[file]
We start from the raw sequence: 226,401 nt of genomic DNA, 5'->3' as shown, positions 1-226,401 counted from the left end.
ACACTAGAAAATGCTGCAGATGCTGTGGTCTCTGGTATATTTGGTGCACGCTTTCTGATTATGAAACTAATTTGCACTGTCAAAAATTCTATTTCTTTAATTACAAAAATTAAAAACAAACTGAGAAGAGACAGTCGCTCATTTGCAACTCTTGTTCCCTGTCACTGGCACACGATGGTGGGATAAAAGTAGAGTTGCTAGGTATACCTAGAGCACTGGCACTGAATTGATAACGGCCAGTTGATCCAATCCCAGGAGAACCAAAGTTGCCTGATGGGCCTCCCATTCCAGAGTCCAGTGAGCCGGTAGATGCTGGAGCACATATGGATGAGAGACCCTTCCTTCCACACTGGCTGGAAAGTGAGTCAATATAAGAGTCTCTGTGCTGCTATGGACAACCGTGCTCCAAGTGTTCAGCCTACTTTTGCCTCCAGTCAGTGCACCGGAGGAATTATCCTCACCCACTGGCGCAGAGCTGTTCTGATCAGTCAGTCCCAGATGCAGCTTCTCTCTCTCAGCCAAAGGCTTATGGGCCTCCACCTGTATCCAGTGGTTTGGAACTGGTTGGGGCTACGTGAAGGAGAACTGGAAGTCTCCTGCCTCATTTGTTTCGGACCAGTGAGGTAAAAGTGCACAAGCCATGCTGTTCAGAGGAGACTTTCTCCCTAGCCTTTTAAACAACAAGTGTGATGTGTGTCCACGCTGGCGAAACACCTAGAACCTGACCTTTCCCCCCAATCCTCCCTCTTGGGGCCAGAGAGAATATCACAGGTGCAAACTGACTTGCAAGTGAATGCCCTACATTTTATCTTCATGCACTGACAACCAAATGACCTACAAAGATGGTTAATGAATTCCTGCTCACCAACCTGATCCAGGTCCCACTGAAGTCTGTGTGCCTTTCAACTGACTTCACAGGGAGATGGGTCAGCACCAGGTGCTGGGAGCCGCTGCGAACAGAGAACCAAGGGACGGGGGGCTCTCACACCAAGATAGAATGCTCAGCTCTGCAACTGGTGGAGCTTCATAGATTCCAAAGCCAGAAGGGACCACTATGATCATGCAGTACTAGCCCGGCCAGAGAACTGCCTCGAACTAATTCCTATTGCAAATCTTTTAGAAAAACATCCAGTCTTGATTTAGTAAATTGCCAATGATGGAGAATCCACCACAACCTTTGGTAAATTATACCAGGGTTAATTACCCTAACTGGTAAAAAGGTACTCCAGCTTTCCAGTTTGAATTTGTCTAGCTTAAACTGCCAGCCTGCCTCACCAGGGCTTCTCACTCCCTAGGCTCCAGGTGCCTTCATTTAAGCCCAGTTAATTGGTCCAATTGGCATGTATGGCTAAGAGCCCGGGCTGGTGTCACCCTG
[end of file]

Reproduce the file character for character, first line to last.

We start from the raw sequence: 226,401 nt of genomic DNA, 5'->3' as shown, positions 1-226,401 counted from the left end.
ACACTAGAAAATGCTGCAGATGCTGTGGTCTCTGGTATATTTGGTGCACGCTTTCTGATTATGAAACTAATTTGCACTGTCAAAAATTCTATTTCTTTAATTACAAAAATTAAAAACAAACTGAGAAGAGACAGTCGCTCATTTGCAACTCTTGTTCCCTGTCACTGGCACACGATGGTGGGATAAAAGTAGAGTTGCTAGGTATACCTAGAGCACTGGCACTGAATTGATAACGGCCAGTTGATCCAATCCCAGGAGAACCAAAGTTGCCTGATGGGCCTCCCATTCCAGAGTCCAGTGAGCCGGTAGATGCTGGAGCACATATGGATGAGAGACCCTTCCTTCCACACTGGCTGGAAAGTGAGTCAATATAAGAGTCTCTGTGCTGCTATGGACAACCGTGCTCCAAGTGTTCAGCCTACTTTTGCCTCCAGTCAGTGCACCGGAGGAATTATCCTCACCCACTGGCGCAGAGCTGTTCTGATCAGTCAGTCCCAGATGCAGCTTCTCTCTCTCAGCCAAAGGCTTATGGGCCTCCACCTGTATCCAGTGGTTTGGAACTGGTTGGGGCTACGTGAAGGAGAACTGGAAGTCTCCTGCCTCATTTGTTTCGGACCAGTGAGGTAAAAGTGCACAAGCCATGCTGTTCAGAGGAGACTTTCTCCCTAGCCTTTTAAACAACAAGTGTGATGTGTGTCCACGCTGGCGAAACACCTAGAACCTGACCTTTCCCCCCAATCCTCCCTCTTGGGGCCAGAGAGAATATCACAGGTGCAAACTGACTTGCAAGTGAATGCCCTACATTTTATCTTCATGCACTGACAACCAAATGACCTACAAAGATGGTTAATGAATTCCTGCTCACCAACCTGATCCAGGTCCCACTGAAGTCTGTGTGCCTTTCAACTGACTTCACAGGGAGATGGGTCAGCACCAGGTGCTGGGAGCCGCTGCGAACAGAGAACCAAGGGACGGGGGGCTCTCACACCAAGATAGAATGCTCAGCTCTGCAACTGGTGGAGCTTCATAGATTCCAAAGCCAGAAGGGACCACTATGATCATGCAGTACTAGCCCGGCCAGAGAACTGCCTCGAACTAATTCCTATTGCAAATCTTTTAGAAAAACATCCAGTCTTGATTTAGTAAATTGCCAATGATGGAGAATCCACCACAACCTTTGGTAAATTATACCAGGGTTAATTACCCTAACTGGTAAAAAGGTACTCCAGCTTTCCAGTTTGAATTTGTCTAGCTTAAACTGCCAGCCTGCCTCACCAGGGCTTCTCACTCCCTAGGCTCCAGGTGCCTTCATTTAAGCCCAGTTAATTGGTCCAATTGGCATGTATGGCTAAGAGCCCGGGCTGGTGTCACCCTG